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  3. Is it that time again? This is an intriguing award isn’t it? I’d join you as a fly on the wall.

    Thanks for the link.

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    • I’m sure someone has reviewed the Fiona Wright essays, can you remember who?

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      • I have, here. Thinking about the research involved is interesting: though the essays are intensely personal, they also constantly introduce statistics and other information to place the personal experience in context.

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        • I knew it! Though why I haven’t commented on your review I do not know…I shall have to rectify that!
          I am starting to think that the issue of research is one I should pester Sue about, it seems perfect for a Monday Musings to me.
          You see, I’m reading a new book by Stefan (War and Turpentine) Hartmans… he calls a novel, but it seems like more of a modern bio to me, that is, one where the biographer has inserted himself into the story. (Not that I presume to tell the author what his book is, of course!) But it’s the kind of book where the narrator is writing about his research into something that happened a very long time ago, and the difficulties thereof, and I am resisting the temptation to read the acknowledgements or to Google stuff to see whether some or any of it is based on biographical reality or whether Hartmans is messing with my mind and the entire thing including the ‘researcher’ is fictional.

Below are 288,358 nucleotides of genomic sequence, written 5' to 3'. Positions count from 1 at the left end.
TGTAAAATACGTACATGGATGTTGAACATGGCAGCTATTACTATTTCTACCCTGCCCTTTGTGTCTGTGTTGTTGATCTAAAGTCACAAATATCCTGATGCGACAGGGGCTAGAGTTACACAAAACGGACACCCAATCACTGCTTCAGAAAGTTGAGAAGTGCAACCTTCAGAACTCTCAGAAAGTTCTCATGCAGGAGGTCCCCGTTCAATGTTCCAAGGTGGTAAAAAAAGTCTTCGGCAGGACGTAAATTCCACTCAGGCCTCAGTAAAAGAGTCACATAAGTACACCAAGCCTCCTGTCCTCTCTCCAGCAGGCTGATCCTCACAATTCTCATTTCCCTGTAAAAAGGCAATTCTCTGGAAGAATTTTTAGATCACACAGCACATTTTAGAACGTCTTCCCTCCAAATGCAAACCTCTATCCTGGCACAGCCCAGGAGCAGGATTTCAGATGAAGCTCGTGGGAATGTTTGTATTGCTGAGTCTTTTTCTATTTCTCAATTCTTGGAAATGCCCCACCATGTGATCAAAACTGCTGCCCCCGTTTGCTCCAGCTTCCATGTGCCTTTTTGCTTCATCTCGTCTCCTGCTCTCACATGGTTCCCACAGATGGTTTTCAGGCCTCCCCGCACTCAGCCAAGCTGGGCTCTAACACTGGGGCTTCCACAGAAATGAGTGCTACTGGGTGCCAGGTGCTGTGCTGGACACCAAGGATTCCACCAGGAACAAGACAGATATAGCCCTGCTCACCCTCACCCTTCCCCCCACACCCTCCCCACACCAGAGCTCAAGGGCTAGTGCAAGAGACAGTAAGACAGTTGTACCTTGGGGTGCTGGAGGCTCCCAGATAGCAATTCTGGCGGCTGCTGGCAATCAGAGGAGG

The other thing is, is it research when an author drives around trying to get ‘a feel’ for a place when there are no traces of what was there 1000 years ago? I kind of feel it is, but I bet the ATO would have other ideas if a novelist put in a claim for wandering around in congenial French villages…

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          • I read that sly little reference to giving me another job!

            I’ll add the idea to the MM list which has so many bibs and bobs in it now but when Monday comes around it’s a case of what do I have the time to do. Not that I write them all on Monday but some I do. Sometimes I get organised ahead of time!

            It is an interesting issue, but I’ll have to think about an angle – which I guess could stem from this prize.

            Re Hartmans, the one thing I’d say it that I’d prefer writers err on novel if there’s any doubt that they are playing with facts. Not only is it more honest, since even non-fiction isn’t always “true”, but it adds to the fun and challenge of the reading. At least I think it does.

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            • *chuckle* That’s me, subtle as a sledgehammer:)
              Yes, that’s a good point about erring with a tag of fiction rather than NF. Though it’s interesting, isn’t it, how far we have come just in my lifetime of reading, where the lines between the two are so blurred.

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              • It really is, Lisa – we’ve been around for a while now haven’t we – and it tickles me rather!

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      • Whew, I thought so too but I was thinking Theresa, Kate or Kim! Not Jonathan!